receive a renter’s credit of $105 per month and had been inadvertently (due to
                  clerical error) been given a $160 renter’s credit, which is an overstatement of
                  $55 and should be repaid back to the project.

              ‰   Christmas Trees and Flowers – As with the cable expenses, these expenses are
                  unnecessary to the project operations, and thus, are ineligible.

              ‰   Trustee Fees – We verified with the internal auditor that this trustee fee was
                  reversed as an accounting entry and resolved. We have removed this from the
                  ineligible expenses.

Comment 15 We cannot provide the space numbers that were involved with the disallowed
           electrical and gas charges dated between February to October 2003 because the
           documentation did not clearly delineate those charges as did the other Pacific,
           Gas, and Electric bills. This is the reason why we questioned those expenses.
           During the audit resolution process, the owner can provide documentation to
           HUD to show the break down of the costs and the proper allocation towards each
           mobile home unit.

Comment 16 As stated in Comment 3, the owner did not provide any additional information
           that changed our conclusion. Between the dates December 2003 and March 2004,
           the rent roll shows that space number 73 was occupied by Accent Homes. The
           same information appears on the president’s collection report. During Accent
           Homes’ occupation of this space, two deposits in the amount of $350 were made,
           one on January 13, 2004 and another for $350 on February 4, 2004. It was not
           until March of 2004 did the dealer stop paying its rent and incurred a balance
           forward of $350. The March 2004 Delinquency report even shows that Accent
           Homes has an amount due of $350 and it’s “on its way out.” Accent Homes was
           required to pay rent while it was rehabilitating the home while it sat on space
           number 73. The Associates Group’s response even admits that Accent Homes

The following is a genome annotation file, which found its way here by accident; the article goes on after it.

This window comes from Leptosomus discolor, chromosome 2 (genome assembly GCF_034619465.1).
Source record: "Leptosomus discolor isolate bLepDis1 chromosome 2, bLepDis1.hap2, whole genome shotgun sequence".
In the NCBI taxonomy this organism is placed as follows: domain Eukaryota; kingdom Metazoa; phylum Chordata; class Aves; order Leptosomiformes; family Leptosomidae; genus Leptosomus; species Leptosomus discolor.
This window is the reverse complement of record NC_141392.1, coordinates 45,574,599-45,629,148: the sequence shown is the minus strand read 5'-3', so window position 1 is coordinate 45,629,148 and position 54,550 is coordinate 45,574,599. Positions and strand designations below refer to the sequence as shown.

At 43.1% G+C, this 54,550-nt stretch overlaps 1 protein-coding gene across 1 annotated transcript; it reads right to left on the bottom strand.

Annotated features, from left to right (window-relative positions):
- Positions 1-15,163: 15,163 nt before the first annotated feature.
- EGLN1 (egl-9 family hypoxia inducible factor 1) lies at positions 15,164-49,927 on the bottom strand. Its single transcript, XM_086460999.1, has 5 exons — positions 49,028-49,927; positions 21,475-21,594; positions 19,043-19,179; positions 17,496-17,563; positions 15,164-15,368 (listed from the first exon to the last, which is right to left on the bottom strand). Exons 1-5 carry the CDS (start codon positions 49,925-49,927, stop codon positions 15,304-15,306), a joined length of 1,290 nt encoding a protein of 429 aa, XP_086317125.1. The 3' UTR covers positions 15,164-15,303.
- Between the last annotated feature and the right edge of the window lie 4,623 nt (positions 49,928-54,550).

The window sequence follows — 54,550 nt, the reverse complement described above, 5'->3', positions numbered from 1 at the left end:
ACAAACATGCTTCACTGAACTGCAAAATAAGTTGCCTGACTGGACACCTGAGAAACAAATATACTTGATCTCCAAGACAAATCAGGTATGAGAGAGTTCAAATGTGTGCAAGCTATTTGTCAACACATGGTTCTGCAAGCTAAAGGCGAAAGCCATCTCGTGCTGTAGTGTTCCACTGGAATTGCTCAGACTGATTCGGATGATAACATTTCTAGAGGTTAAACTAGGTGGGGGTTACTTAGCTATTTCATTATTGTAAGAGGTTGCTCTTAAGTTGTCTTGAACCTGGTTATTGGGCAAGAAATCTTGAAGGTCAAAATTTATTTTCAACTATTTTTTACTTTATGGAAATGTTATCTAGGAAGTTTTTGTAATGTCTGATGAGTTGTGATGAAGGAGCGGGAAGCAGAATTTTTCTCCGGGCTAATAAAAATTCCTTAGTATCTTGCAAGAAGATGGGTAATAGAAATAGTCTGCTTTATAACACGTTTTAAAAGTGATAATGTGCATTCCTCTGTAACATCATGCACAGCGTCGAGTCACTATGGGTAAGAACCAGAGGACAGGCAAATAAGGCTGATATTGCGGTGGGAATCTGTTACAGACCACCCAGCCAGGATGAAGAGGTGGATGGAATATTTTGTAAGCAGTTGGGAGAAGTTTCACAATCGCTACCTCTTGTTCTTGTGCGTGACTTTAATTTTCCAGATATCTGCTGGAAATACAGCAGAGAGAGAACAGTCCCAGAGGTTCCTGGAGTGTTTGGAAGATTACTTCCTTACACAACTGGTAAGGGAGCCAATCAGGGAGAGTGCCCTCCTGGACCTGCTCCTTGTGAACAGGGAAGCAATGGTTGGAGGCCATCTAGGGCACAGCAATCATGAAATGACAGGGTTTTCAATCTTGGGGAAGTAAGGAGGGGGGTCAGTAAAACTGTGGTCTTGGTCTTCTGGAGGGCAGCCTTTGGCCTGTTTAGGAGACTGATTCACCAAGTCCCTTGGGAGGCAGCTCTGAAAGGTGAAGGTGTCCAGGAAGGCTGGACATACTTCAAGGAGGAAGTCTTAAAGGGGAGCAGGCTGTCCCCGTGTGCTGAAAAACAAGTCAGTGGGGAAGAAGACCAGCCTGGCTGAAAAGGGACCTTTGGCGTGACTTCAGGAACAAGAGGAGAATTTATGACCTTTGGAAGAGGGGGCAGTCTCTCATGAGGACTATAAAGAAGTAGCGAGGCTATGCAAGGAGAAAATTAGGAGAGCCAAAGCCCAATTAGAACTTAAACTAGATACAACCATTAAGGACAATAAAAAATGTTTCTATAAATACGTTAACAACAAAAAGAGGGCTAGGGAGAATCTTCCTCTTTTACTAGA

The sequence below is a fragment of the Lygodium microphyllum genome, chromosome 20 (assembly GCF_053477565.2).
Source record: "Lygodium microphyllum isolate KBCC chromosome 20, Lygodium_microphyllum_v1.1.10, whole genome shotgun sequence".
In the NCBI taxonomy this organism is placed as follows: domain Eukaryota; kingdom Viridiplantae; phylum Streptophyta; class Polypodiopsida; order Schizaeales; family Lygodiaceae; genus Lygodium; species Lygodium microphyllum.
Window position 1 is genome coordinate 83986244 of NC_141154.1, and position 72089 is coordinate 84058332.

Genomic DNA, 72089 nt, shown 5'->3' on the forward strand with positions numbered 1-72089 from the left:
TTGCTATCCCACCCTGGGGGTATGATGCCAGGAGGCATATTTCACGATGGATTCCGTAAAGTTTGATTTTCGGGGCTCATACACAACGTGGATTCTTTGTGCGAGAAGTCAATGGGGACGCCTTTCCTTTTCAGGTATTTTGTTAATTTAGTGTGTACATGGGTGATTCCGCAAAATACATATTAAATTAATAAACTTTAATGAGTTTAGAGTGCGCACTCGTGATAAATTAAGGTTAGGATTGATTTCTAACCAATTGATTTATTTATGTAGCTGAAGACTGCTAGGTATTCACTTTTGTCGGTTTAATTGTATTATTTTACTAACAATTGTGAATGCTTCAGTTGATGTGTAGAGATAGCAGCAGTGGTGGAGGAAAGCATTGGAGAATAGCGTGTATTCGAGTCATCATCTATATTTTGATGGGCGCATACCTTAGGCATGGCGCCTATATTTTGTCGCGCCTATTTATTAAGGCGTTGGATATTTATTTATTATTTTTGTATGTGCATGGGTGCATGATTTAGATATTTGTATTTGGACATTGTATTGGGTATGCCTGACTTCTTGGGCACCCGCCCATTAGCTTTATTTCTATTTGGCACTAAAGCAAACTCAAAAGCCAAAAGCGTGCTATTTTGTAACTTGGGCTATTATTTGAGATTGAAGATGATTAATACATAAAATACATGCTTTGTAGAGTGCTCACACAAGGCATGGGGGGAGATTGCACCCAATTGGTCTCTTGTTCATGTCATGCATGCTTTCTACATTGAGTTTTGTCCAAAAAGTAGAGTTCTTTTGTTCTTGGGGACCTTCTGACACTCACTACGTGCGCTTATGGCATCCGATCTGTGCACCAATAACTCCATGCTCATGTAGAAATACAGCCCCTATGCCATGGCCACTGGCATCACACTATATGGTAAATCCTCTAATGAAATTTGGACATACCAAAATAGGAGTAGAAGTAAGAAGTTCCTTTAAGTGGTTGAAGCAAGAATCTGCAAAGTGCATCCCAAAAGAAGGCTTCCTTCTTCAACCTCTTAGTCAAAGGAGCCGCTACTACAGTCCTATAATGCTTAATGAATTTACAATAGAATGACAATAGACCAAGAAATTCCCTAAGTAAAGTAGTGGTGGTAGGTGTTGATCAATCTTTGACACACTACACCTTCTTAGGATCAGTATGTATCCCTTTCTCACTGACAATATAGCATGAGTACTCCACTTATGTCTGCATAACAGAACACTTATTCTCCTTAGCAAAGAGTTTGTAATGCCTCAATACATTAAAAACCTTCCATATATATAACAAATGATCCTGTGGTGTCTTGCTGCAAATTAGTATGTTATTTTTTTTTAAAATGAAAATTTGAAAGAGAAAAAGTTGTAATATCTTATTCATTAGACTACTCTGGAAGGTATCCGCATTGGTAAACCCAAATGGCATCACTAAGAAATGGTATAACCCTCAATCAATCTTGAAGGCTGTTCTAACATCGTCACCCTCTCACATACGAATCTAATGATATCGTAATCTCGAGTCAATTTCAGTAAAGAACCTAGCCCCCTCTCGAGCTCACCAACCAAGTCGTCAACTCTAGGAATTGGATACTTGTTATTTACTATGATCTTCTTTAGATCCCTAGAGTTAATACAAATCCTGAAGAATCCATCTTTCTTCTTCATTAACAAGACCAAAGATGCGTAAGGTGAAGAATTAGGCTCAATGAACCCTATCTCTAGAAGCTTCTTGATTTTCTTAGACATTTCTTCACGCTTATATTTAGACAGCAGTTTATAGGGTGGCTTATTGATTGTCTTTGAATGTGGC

was required to pay rent while it was rehabilitating the home, although the rent
           was refunded back to the dealer due to non performance, which is irrelevant.




                                              50
Comment 17 In the spreadsheet provided by the president, he stated that the home on space
           #136 “was under contract to LLC and turned over to an outside dealer who later
           sold the home after some remodel.” The response contradicts that statement and
           states the contract for the home was never finalized and Rimer Homes made a
           deal with the homeowner and not the park or LLC. Our review of the dated
           March to July 2005 rent rolls and collection report shows space 136 to be
           occupied by Rimer Homes. It was not until the August 2005 rent roll and
           collection report did the name change to reflect the current tenant. A rent receipt
           record shows rent to have been paid in April 8, 2005, May 9, 2005, and July 8,
           2005. Also, according to the spreadsheet, the park received the tenant application
           in July 2005 and signed the lease agreement on August 2005, which leads us to
           conclude that Rimer Homes was required to make rental payments for the time
           they spent rehabilitating the home.

Comment 18 According to the spreadsheet provided by the owner, homes were moved into